So you want to raise a hip urban flock? Cooking Light Garden Gurus Mary Beth and David Shaddix keep dozens at a time. Here, wise words about the birds.
Credit: Photo: Randy Mayor

The Cooking Light Garden has killer tillers. Our hens prey upon unwanted insects, wanted earthworms, and sometimes a coveted red tomato. But even so, they win us over every day with their personalities, not to mention their fresh eggs. Visitors are wooed by the girls, soon wanting hens of their own. Nationwide, cooping is cool. Urban bylaws are loosening. Hens are popping up in backyards from San Francisco to Brooklyn. Chickens are both fun and useful. But it takes pluck and planning, as I have learned the hard way, to tend your flock.

Figure out how you’re likely to view your birds—as pets or urban livestock? It will be six months until Henrietta lays an egg; then she’ll lay one every day or so for about three years. Production decreases with age and with winter’s shorter days. Old Henrietta might live for seven more years and not reliably pay the rent with fresh eggs. Of course, she could be converted to dinner. But if you’ve named her Henrietta, is that likely?

The breed you pick should reflect your goal. A few fuzzy, fashionable Silkies and mini-hens known as bantams can be fun, but they won’t keep you in eggs. If you dream of green, blue, pink, brown, speckled, and white eggs by the basketful, choose breeds known for reliable production and by egg color. Ameraucanas or Araucanas lay blue eggs, Australorps lay a pinkish brown, and Cuckoo Marans dazzle with dark cocoa-brown shells.

Before you collect that first flock of fuzzy peeps, ask: Is the neighborhood association into feathered residents? Call your city zoning officials to see if regulations allow backyard birds. If the local municipality does approve, it might be polite to check with neighbors, too. Hens are allowed more often than roosters, but they also cluck and squawk out a proud song after laying an egg (well-deserved airtime, in my opinion, but a little different from your average barking dog).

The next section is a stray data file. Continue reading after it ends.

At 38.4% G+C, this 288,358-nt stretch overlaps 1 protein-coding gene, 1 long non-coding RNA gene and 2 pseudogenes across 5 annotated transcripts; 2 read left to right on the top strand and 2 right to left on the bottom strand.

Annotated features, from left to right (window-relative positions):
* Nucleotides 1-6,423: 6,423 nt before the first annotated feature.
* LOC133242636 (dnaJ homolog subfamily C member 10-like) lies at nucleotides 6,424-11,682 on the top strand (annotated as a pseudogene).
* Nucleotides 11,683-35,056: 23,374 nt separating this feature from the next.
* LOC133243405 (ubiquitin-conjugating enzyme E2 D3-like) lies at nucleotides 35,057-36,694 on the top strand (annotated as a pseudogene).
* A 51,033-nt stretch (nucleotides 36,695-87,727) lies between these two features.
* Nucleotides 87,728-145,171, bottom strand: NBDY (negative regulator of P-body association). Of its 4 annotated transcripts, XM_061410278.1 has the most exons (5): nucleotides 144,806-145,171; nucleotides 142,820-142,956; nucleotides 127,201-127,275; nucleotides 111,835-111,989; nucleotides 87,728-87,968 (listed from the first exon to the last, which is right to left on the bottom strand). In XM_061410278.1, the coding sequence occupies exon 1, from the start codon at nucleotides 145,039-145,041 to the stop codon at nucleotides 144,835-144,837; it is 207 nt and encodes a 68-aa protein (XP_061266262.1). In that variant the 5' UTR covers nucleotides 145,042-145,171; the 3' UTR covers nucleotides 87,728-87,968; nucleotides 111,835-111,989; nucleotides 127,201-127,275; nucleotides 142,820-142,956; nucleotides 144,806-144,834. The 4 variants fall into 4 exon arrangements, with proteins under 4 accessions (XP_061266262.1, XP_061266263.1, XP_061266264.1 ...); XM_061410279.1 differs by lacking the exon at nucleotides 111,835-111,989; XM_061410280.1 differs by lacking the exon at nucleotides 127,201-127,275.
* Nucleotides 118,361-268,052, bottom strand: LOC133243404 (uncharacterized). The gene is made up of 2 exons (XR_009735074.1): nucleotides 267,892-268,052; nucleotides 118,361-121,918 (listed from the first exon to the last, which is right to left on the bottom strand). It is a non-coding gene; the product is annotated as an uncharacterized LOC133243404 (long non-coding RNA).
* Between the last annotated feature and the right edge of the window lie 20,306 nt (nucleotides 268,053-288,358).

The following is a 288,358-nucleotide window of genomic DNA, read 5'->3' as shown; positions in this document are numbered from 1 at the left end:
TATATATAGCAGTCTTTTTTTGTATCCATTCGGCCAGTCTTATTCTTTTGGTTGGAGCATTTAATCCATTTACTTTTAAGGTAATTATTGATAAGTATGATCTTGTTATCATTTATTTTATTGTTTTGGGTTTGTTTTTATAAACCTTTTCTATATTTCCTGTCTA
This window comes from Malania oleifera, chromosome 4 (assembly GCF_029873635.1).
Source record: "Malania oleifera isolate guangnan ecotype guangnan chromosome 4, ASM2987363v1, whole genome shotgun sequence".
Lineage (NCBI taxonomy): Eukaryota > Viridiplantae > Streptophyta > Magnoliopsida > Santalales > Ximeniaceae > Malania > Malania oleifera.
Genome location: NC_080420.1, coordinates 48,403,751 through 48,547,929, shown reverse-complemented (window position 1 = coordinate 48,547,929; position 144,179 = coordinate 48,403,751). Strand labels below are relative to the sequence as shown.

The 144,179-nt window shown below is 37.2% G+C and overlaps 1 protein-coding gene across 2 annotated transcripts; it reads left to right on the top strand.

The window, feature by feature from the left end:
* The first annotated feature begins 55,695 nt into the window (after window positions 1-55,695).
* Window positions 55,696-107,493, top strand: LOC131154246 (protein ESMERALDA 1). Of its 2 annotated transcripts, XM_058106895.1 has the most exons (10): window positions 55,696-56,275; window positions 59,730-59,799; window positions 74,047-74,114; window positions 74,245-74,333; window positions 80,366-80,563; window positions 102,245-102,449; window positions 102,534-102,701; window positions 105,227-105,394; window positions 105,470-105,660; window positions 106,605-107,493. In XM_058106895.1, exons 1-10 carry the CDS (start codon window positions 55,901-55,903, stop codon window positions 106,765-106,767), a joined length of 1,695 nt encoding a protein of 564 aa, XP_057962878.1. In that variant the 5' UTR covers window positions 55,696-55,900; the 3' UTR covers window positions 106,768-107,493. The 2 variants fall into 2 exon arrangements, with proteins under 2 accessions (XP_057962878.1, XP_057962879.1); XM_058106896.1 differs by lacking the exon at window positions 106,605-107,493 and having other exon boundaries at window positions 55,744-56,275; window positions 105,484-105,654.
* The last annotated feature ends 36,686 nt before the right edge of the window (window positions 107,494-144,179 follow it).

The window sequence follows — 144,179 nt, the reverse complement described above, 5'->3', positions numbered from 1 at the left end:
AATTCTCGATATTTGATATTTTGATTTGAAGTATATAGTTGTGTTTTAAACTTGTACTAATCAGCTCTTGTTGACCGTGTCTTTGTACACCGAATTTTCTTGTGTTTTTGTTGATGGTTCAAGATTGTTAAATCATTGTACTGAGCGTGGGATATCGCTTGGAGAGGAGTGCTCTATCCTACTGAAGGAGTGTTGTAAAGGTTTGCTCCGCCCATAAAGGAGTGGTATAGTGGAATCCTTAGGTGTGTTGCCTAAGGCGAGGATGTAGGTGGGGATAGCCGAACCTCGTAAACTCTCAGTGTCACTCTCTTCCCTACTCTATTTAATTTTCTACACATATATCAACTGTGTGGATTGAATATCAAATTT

Many think a hen needs a rooster to make an egg. Not so. You only need a rooster if you want fertilized eggs—that is, future chickens. Hens will lay eggs regardless. Roosters are great protection for the flock, sounding an alarm when they spot predators such as hawks or dogs. But that alarm can irk neighbors. Although roosters may herald the sun’s rising, they also crow randomly and quite loudly throughout the day, every day.

Whether they’re city girls or free-ranging country girls, your flock will need a coop. Make no mistake—keeping chickens is hard work. A smart coop design helps make daily care easier. First, build larger than you think you need (chickens are addictive; you’ve been warned). Make access easy, for you and the birds. My coop has laying bays with hinged lids, so I can easily reach in for eggs. We have a gravity-fed trough that keeps food flowing from a 50-gallon bucket, although our chickens also forage outside under my watchful eye when I’m working nearby in the garden. The smartest coup in our design happened when my husband solved the problem of changing water bowls daily. His creation of a rain barrel container with beak-activated drippers supplies fresh water on demand. Also, place your coop away from those prized petunias, which might not survive a hunting-and-pecking raid. Like bulls, chickens charge ahead when they see red. This is when you see how aggressive they can be. It’s funny when a cherry tomato results in a game of chicken soccer. It’s not so funny when you wanted that tomato for your lunch.

You’ll have a continuous supply of wonderful fertilizer. In our coop, we use the deep litter method, a lazy chicken tender’s secret. Pile leaves from the yard at least 12 inches deep on an earthen floor. It works much like a compost heap: Debris breaks down into nitrogen-rich matter while serving as warm, fluffy flooring. Change it twice a year, and use the aged litter later as a superb amendment for your garden’s soil.

Golden-yolked eggs will be laid, sometimes at your feet. If you have 10 hens, you may be collecting 10 eggs a day, if you’re lucky. Yes, they’re delicious, and the richly hued yolks from free-range hens are high in omega-3s and vitamins A and E. But you’ll have lots of eggs. Soon, you will have a new Pinterest board called “Uses for Eggs.” After scores of frittatas, omelets, quiches, and deviled eggs eight ways, try angel food cake and lemon curd. This is a smart one-two punch because the cake batter uses a million whites and the curd is enriched by all the yolks. Still have too many eggs? Here’s another trick: Buy your neighbors’ approval with regular deliveries of fresh, local, lovingly cultivated eggs.